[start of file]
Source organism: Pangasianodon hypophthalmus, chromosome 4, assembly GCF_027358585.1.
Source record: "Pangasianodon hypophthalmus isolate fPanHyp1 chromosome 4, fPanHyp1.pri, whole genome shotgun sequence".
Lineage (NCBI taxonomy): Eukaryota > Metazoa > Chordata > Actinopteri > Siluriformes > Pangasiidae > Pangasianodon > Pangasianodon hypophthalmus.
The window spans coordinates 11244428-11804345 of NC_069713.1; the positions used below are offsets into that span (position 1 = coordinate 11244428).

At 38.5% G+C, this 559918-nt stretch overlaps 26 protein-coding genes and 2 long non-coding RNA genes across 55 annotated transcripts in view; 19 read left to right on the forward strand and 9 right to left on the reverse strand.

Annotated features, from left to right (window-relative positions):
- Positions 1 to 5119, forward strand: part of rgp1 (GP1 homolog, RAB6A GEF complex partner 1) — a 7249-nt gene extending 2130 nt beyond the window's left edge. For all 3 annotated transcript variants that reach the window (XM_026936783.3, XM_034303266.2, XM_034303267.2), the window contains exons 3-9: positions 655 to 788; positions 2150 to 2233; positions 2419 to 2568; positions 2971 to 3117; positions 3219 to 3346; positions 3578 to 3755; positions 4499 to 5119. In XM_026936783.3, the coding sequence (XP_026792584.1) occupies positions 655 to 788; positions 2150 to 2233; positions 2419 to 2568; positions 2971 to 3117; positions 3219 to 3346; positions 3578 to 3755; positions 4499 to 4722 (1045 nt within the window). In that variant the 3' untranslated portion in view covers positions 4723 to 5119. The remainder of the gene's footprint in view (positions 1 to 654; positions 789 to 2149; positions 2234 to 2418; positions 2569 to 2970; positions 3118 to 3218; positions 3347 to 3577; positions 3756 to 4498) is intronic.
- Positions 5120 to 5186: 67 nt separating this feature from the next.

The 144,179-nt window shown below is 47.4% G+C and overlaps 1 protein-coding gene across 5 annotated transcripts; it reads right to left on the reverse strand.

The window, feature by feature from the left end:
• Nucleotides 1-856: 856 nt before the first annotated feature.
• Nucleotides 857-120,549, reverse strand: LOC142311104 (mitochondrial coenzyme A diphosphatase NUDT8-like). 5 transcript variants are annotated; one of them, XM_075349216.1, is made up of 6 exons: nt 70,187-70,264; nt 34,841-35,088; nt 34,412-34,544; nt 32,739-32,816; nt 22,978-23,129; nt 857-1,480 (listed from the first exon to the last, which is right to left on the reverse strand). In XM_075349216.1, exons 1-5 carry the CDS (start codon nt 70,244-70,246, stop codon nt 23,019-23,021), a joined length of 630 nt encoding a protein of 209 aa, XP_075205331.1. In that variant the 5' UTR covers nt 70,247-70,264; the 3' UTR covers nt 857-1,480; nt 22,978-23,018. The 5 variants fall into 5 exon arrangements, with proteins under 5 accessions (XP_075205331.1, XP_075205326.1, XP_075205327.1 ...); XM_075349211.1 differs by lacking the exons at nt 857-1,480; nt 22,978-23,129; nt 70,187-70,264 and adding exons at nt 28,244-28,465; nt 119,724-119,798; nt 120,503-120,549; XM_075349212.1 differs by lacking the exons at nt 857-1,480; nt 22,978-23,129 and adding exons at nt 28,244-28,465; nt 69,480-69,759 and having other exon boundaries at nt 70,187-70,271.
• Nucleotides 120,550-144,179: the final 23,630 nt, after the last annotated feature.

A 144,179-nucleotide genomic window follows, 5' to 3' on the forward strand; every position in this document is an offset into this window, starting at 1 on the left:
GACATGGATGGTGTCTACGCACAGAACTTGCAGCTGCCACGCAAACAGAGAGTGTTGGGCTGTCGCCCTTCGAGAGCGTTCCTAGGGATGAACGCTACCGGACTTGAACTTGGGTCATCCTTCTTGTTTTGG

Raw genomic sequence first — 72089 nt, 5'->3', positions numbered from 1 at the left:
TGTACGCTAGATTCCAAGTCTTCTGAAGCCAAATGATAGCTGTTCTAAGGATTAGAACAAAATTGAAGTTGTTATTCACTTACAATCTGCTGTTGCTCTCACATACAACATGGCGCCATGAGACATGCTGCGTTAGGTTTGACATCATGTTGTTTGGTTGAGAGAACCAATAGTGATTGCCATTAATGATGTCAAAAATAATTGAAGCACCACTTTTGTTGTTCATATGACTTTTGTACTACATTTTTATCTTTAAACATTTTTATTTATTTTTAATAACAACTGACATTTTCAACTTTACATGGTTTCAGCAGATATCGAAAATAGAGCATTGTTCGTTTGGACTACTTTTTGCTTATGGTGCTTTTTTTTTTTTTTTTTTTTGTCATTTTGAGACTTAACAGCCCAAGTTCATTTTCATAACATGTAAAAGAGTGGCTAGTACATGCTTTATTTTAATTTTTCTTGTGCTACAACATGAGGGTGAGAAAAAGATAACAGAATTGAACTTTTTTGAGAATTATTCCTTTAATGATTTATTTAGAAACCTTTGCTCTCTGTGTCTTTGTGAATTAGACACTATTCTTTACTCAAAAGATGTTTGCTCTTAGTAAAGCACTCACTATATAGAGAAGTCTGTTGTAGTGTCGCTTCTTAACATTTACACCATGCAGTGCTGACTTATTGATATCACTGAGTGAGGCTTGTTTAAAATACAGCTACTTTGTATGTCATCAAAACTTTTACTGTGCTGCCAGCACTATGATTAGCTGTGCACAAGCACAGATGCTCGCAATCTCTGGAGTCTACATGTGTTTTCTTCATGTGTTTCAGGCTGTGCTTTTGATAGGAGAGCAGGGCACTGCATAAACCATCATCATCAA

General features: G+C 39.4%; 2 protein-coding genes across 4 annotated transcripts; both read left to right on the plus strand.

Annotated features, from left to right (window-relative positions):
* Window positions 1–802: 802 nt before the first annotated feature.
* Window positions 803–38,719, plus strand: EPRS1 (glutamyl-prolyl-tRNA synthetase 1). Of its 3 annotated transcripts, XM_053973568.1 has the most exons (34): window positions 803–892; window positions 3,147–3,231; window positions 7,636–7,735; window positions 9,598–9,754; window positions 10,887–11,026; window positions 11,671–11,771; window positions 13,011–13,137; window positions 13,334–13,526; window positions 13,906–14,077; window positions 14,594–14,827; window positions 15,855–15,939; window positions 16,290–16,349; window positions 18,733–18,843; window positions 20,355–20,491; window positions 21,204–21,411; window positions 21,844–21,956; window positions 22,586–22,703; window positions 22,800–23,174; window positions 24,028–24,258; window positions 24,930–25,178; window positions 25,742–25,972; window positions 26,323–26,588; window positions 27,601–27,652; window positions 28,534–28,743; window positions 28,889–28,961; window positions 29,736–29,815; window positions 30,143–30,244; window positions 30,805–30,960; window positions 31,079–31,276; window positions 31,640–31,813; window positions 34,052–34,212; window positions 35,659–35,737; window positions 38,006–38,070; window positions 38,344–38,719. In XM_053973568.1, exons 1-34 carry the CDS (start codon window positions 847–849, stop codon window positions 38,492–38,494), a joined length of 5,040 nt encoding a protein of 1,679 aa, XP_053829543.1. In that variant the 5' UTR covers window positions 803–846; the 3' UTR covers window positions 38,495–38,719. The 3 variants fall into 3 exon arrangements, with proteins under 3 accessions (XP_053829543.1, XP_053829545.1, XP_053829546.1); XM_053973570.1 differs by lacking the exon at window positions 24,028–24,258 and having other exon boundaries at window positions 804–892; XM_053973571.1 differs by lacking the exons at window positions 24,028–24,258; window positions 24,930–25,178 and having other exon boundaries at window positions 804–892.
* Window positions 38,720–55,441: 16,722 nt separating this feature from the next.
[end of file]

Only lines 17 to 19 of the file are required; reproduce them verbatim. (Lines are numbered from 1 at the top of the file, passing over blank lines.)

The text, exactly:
TGTACGCTAGATTCCAAGTCTTCTGAAGCCAAATGATAGCTGTTCTAAGGATTAGAACAAAATTGAAGTTGTTATTCACTTACAATCTGCTGTTGCTCTCACATACAACATGGCGCCATGAGACATGCTGCGTTAGGTTTGACATCATGTTGTTTGGTTGAGAGAACCAATAGTGATTGCCATTAATGATGTCAAAAATAATTGAAGCACCACTTTTGTTGTTCATATGACTTTTGTACTACATTTTTATCTTTAAACATTTTTATTTATTTTTAATAACAACTGACATTTTCAACTTTACATGGTTTCAGCAGATATCGAAAATAGAGCATTGTTCGTTTGGACTACTTTTTGCTTATGGTGCTTTTTTTTTTTTTTTTTTTTGTCATTTTGAGACTTAACAGCCCAAGTTCATTTTCATAACATGTAAAAGAGTGGCTAGTACATGCTTTATTTTAATTTTTCTTGTGCTACAACATGAGGGTGAGAAAAAGATAACAGAATTGAACTTTTTTGAGAATTATTCCTTTAATGATTTATTTAGAAACCTTTGCTCTCTGTGTCTTTGTGAATTAGACACTATTCTTTACTCAAAAGATGTTTGCTCTTAGTAAAGCACTCACTATATAGAGAAGTCTGTTGTAGTGTCGCTTCTTAACATTTACACCATGCAGTGCTGACTTATTGATATCACTGAGTGAGGCTTGTTTAAAATACAGCTACTTTGTATGTCATCAAAACTTTTACTGTGCTGCCAGCACTATGATTAGCTGTGCACAAGCACAGATGCTCGCAATCTCTGGAGTCTACATGTGTTTTCTTCATGTGTTTCAGGCTGTGCTTTTGATAGGAGAGCAGGGCACTGCATAAACCATCATCATCAA

General features: G+C 39.4%; 2 protein-coding genes across 4 annotated transcripts; both read left to right on the plus strand.

Annotated features, from left to right (window-relative positions):